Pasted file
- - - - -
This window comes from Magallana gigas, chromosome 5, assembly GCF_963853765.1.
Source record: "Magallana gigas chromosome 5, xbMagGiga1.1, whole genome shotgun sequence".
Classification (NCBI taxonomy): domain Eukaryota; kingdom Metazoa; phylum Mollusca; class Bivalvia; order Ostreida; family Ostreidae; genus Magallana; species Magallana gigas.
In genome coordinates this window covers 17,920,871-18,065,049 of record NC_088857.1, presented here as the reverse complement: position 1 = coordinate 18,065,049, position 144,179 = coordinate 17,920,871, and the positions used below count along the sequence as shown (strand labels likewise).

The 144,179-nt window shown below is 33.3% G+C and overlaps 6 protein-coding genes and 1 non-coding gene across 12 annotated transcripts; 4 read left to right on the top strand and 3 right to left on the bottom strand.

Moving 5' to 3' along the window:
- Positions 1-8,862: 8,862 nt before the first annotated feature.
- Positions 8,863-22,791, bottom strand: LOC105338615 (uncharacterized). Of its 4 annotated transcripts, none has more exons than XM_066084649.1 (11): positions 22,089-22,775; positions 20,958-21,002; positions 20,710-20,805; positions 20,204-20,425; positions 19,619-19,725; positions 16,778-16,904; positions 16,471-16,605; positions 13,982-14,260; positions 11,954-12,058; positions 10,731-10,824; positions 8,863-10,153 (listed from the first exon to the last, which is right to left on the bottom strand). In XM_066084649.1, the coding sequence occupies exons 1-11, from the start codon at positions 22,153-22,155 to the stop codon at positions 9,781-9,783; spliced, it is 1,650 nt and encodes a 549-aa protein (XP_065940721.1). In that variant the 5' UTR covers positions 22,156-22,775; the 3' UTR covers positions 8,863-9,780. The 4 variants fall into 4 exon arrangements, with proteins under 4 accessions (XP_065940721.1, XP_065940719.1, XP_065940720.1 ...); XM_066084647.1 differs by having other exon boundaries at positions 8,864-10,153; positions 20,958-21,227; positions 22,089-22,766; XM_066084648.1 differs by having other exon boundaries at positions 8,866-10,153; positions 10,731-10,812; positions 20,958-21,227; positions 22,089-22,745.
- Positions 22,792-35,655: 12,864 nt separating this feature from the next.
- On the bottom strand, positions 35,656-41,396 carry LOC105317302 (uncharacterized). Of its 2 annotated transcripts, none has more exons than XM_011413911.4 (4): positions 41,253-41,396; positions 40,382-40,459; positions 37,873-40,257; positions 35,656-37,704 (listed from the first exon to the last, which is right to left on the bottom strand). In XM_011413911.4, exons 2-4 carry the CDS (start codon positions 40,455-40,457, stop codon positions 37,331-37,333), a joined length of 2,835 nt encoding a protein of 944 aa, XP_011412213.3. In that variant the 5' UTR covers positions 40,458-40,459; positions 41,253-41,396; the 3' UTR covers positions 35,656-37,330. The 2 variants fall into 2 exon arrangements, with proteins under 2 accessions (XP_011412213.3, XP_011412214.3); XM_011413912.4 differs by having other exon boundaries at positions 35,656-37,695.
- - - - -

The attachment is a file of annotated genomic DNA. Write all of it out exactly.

This window comes from Magallana gigas, chromosome 5, assembly GCF_963853765.1.
Source record: "Magallana gigas chromosome 5, xbMagGiga1.1, whole genome shotgun sequence".
Classification (NCBI taxonomy): domain Eukaryota; kingdom Metazoa; phylum Mollusca; class Bivalvia; order Ostreida; family Ostreidae; genus Magallana; species Magallana gigas.
In genome coordinates this window covers 17,920,871-18,065,049 of record NC_088857.1, presented here as the reverse complement: position 1 = coordinate 18,065,049, position 144,179 = coordinate 17,920,871, and the positions used below count along the sequence as shown (strand labels likewise).

The 144,179-nt window shown below is 33.3% G+C and overlaps 6 protein-coding genes and 1 non-coding gene across 12 annotated transcripts; 4 read left to right on the top strand and 3 right to left on the bottom strand.

Moving 5' to 3' along the window:
- Positions 1-8,862: 8,862 nt before the first annotated feature.
- Positions 8,863-22,791, bottom strand: LOC105338615 (uncharacterized). Of its 4 annotated transcripts, none has more exons than XM_066084649.1 (11): positions 22,089-22,775; positions 20,958-21,002; positions 20,710-20,805; positions 20,204-20,425; positions 19,619-19,725; positions 16,778-16,904; positions 16,471-16,605; positions 13,982-14,260; positions 11,954-12,058; positions 10,731-10,824; positions 8,863-10,153 (listed from the first exon to the last, which is right to left on the bottom strand). In XM_066084649.1, the coding sequence occupies exons 1-11, from the start codon at positions 22,153-22,155 to the stop codon at positions 9,781-9,783; spliced, it is 1,650 nt and encodes a 549-aa protein (XP_065940721.1). In that variant the 5' UTR covers positions 22,156-22,775; the 3' UTR covers positions 8,863-9,780. The 4 variants fall into 4 exon arrangements, with proteins under 4 accessions (XP_065940721.1, XP_065940719.1, XP_065940720.1 ...); XM_066084647.1 differs by having other exon boundaries at positions 8,864-10,153; positions 20,958-21,227; positions 22,089-22,766; XM_066084648.1 differs by having other exon boundaries at positions 8,866-10,153; positions 10,731-10,812; positions 20,958-21,227; positions 22,089-22,745.
- Positions 22,792-35,655: 12,864 nt separating this feature from the next.
- On the bottom strand, positions 35,656-41,396 carry LOC105317302 (uncharacterized). Of its 2 annotated transcripts, none has more exons than XM_011413911.4 (4): positions 41,253-41,396; positions 40,382-40,459; positions 37,873-40,257; positions 35,656-37,704 (listed from the first exon to the last, which is right to left on the bottom strand). In XM_011413911.4, exons 2-4 carry the CDS (start codon positions 40,455-40,457, stop codon positions 37,331-37,333), a joined length of 2,835 nt encoding a protein of 944 aa, XP_011412213.3. In that variant the 5' UTR covers positions 40,458-40,459; positions 41,253-41,396; the 3' UTR covers positions 35,656-37,330. The 2 variants fall into 2 exon arrangements, with proteins under 2 accessions (XP_011412213.3, XP_011412214.3); XM_011413912.4 differs by having other exon boundaries at positions 35,656-37,695.